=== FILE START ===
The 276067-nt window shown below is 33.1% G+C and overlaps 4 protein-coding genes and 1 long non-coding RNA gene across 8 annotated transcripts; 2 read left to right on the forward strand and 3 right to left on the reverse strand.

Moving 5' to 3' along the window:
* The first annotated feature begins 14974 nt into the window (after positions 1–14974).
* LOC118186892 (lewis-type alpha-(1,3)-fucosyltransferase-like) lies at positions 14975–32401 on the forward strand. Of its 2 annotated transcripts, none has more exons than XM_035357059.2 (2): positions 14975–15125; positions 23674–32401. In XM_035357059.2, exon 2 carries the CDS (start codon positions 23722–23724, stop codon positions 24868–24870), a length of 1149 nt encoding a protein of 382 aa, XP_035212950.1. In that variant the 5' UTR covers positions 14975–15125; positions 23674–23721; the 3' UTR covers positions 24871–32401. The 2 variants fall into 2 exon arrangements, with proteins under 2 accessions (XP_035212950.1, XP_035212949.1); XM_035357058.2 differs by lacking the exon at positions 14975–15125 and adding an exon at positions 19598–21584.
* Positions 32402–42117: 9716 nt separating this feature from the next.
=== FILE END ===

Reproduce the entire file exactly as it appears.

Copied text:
The 276067-nt window shown below is 33.1% G+C and overlaps 4 protein-coding genes and 1 long non-coding RNA gene across 8 annotated transcripts; 2 read left to right on the forward strand and 3 right to left on the reverse strand.

Moving 5' to 3' along the window:
* The first annotated feature begins 14974 nt into the window (after positions 1–14974).
* LOC118186892 (lewis-type alpha-(1,3)-fucosyltransferase-like) lies at positions 14975–32401 on the forward strand. Of its 2 annotated transcripts, none has more exons than XM_035357059.2 (2): positions 14975–15125; positions 23674–32401. In XM_035357059.2, exon 2 carries the CDS (start codon positions 23722–23724, stop codon positions 24868–24870), a length of 1149 nt encoding a protein of 382 aa, XP_035212950.1. In that variant the 5' UTR covers positions 14975–15125; positions 23674–23721; the 3' UTR covers positions 24871–32401. The 2 variants fall into 2 exon arrangements, with proteins under 2 accessions (XP_035212950.1, XP_035212949.1); XM_035357058.2 differs by lacking the exon at positions 14975–15125 and adding an exon at positions 19598–21584.
* Positions 32402–42117: 9716 nt separating this feature from the next.